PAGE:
• 23. 22 In 2011, the WTO had 153 members accounting for 95% of the world’s trade. Four new members entered in 2012, Russia among them. WTO FOOTPRINT
  • 24. 23 Doha Round, sponsored by the WTO, is a key effort to balance tariffs. It has been deadlocked for a number of years. DOHA ROUND Negotiations have extended for over 10 years. The U.S. is offering to improve access to foreign agricultural products into the U.S., eliminating agricultural export subsidies; easing tariffs and quotas and reducing other forms of trade-distortions. In return, the US aims to negotiate services trading and to reach a level playing field with emerging economies by reducing tariffs on industrial goods for some manufacturing sectors; Emerging economies insist that the Doha round was never intended to result in such balancing. RATIONALE FOR NEGOCIATION FAILURE Scope creep. Excessive delays. Shifting economic power away from industrialized nations. (75% of world’s GDP growth in 2011- 2014 will come from developing nations, compared to less than 50% in 1998 - 2001)
  • 25. 24 The WTO mandate does not go far enough to ensure “fair trade”. OBJECTIVE OF WTO AND MULTILATERAL TRADE AGREEMENTS Reciprocal liberalization of trade-barriers applied in a non-discriminatory fashion. BARRIERS TO “FAIR” TRADE Tariffs, import taxes across product categories. Non-tariff barriers, such as quantitative restrictions (e.g., rare earth metals) or export subsidies (e.g., solar panels). Dumping (e.g., solar panels). Currency manipulation/devaluation. NATIONS FAVORED BY TRADE IMBALANCED HAVE “LITTLE” INCENTIVE TO NEGOTIATE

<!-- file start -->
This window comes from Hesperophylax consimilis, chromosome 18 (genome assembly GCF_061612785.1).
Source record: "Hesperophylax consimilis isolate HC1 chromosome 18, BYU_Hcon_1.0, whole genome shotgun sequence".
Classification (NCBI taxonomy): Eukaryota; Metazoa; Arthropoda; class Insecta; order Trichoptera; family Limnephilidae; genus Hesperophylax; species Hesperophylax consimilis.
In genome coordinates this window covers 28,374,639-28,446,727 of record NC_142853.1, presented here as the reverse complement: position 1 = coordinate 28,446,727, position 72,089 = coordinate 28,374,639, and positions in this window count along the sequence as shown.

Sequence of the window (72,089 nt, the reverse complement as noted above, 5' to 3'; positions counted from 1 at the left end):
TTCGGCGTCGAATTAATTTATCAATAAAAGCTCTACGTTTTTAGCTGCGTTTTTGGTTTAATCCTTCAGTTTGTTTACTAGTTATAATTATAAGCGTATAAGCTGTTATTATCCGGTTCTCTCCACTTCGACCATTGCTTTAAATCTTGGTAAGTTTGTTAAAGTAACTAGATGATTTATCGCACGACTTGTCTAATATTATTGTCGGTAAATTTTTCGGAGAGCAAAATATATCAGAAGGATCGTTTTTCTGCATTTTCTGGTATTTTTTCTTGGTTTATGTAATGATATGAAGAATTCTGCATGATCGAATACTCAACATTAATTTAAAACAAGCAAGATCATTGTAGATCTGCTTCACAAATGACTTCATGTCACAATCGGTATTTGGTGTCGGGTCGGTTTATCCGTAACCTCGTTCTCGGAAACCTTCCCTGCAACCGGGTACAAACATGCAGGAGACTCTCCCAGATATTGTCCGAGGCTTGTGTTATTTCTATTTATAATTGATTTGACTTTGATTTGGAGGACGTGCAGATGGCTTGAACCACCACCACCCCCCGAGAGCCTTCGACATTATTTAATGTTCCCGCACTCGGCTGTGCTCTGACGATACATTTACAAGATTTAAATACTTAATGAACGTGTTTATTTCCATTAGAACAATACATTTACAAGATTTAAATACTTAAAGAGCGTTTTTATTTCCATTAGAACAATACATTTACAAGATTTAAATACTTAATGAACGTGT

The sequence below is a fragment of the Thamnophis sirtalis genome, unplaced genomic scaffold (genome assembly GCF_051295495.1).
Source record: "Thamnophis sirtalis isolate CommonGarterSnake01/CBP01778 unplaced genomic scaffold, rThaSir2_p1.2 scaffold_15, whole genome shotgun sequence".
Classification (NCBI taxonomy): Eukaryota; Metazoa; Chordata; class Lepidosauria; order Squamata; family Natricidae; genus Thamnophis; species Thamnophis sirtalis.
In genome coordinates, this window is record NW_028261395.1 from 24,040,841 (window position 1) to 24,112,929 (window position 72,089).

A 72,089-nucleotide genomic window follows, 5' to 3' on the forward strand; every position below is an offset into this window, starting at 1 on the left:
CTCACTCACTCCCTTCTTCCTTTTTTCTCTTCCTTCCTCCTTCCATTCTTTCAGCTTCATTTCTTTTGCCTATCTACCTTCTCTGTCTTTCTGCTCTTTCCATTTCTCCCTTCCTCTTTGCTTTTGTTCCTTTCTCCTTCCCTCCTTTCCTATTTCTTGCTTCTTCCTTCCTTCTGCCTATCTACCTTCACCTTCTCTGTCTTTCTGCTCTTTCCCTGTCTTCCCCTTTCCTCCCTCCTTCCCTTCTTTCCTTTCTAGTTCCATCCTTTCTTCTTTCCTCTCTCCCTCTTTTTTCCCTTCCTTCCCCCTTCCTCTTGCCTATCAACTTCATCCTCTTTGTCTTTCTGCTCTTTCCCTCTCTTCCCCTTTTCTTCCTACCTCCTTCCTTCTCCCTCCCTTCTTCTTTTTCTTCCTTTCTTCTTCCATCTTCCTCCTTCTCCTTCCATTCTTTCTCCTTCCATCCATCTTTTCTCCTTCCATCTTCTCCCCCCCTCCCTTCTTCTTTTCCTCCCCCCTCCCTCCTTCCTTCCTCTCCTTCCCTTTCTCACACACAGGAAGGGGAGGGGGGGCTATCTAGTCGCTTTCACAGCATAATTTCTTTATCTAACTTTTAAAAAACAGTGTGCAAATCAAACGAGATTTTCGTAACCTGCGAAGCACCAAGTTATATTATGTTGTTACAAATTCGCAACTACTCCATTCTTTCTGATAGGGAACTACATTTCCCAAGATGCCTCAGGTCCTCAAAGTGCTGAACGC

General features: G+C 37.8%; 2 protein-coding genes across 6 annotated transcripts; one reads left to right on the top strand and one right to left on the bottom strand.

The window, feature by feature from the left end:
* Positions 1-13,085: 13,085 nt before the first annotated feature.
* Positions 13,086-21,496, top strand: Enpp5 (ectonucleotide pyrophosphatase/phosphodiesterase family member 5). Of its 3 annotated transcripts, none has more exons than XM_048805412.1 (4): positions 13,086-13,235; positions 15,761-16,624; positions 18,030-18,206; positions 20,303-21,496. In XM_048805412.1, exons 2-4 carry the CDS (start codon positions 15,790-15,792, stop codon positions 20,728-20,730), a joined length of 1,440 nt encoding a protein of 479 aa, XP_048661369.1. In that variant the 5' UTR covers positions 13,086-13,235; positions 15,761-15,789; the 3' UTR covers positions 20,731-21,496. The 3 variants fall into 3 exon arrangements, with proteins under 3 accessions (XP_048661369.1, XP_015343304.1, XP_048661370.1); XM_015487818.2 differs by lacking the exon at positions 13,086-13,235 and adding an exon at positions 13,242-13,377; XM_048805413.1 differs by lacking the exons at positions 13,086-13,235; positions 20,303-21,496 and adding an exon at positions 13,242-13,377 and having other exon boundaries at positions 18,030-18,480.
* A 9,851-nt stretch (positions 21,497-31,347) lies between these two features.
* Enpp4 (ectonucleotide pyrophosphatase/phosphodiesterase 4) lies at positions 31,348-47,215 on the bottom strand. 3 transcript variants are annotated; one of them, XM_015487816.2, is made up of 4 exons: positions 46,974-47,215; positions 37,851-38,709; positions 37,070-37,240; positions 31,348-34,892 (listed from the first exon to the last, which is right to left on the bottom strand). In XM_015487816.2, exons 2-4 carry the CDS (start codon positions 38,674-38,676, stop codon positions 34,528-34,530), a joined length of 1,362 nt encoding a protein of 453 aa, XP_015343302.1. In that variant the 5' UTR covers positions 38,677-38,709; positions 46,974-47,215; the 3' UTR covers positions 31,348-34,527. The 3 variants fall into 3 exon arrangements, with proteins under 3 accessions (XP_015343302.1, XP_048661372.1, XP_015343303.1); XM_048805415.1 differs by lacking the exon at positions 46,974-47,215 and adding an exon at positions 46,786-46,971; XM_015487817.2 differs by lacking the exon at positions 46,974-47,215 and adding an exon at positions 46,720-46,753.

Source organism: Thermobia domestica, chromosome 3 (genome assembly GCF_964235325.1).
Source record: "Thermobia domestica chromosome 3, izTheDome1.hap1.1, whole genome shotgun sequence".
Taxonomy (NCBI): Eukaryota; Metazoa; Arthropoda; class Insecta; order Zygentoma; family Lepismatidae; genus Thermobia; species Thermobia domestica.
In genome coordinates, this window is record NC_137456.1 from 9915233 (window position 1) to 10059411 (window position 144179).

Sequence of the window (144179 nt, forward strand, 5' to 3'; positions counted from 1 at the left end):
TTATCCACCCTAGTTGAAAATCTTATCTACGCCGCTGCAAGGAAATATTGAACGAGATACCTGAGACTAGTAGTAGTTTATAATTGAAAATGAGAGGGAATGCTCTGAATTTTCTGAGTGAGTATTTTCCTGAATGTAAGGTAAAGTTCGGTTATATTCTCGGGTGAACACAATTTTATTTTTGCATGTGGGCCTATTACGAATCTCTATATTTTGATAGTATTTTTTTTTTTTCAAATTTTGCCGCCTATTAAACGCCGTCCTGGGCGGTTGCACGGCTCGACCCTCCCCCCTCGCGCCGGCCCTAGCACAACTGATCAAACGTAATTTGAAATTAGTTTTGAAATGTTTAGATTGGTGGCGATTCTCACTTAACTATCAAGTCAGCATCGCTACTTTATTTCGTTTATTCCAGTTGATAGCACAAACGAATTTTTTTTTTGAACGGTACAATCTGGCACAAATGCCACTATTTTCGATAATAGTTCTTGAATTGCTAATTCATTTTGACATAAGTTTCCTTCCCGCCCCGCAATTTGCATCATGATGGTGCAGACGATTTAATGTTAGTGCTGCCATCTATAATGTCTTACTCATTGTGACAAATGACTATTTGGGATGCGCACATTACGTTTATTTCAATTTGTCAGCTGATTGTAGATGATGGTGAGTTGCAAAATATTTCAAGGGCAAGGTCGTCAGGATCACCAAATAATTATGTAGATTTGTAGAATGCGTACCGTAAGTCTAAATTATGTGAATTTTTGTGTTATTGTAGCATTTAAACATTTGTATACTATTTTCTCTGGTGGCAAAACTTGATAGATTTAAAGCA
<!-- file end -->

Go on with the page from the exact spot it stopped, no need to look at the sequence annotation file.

• 26. 4. Impact of International Trade on the U.S. Economy. 25
  • 27. 26 Nations’ core capabilities determine their exports. International trade influences economic development and social welfare. IMPACT OF INTERNATIONAL TRADE ON THE U.S. ECONOMY NATIONS EXPORT PRODUCTS WITH COMPETITIVE ADVANTAGE Economics Models (e.g., Heckscher - Ohlin) indicate that countries export goods that use abundant resources and import goods that use scarce resources. Under this theory, the US and other developed economies would export mostly capital-intensive and knowledge-intensive goods and import from developing economies labor-intensive goods and natural resources.. IMPORTS IMPACT THE ECONOMY AND SOCIAL WELFARE Economic structure, Welfare. Inflation. Unemployment. Wage inequality..
  • 28. 27 EXPORTS bring innumerous benefits to a nation’s economy and it drives local businesses to become world-class players. Access to New Markets Enhances Competitiveness Increased flexibility • Increased revenues. Selling to new “foreign” customers. Foreign market may be growing faster than domestic market. • Lower production costs due to economies of scale and “experience curve” effects. • Utilization of idle capacity. • Focus on core capabilities. • Improved efficiency. • Improved product quality. • Becoming more price competitive. • Balance domestic market fluctuations. • Overcome saturation of domestic markets. • Extent product-life cycle. • Follow domestic customer while overseas.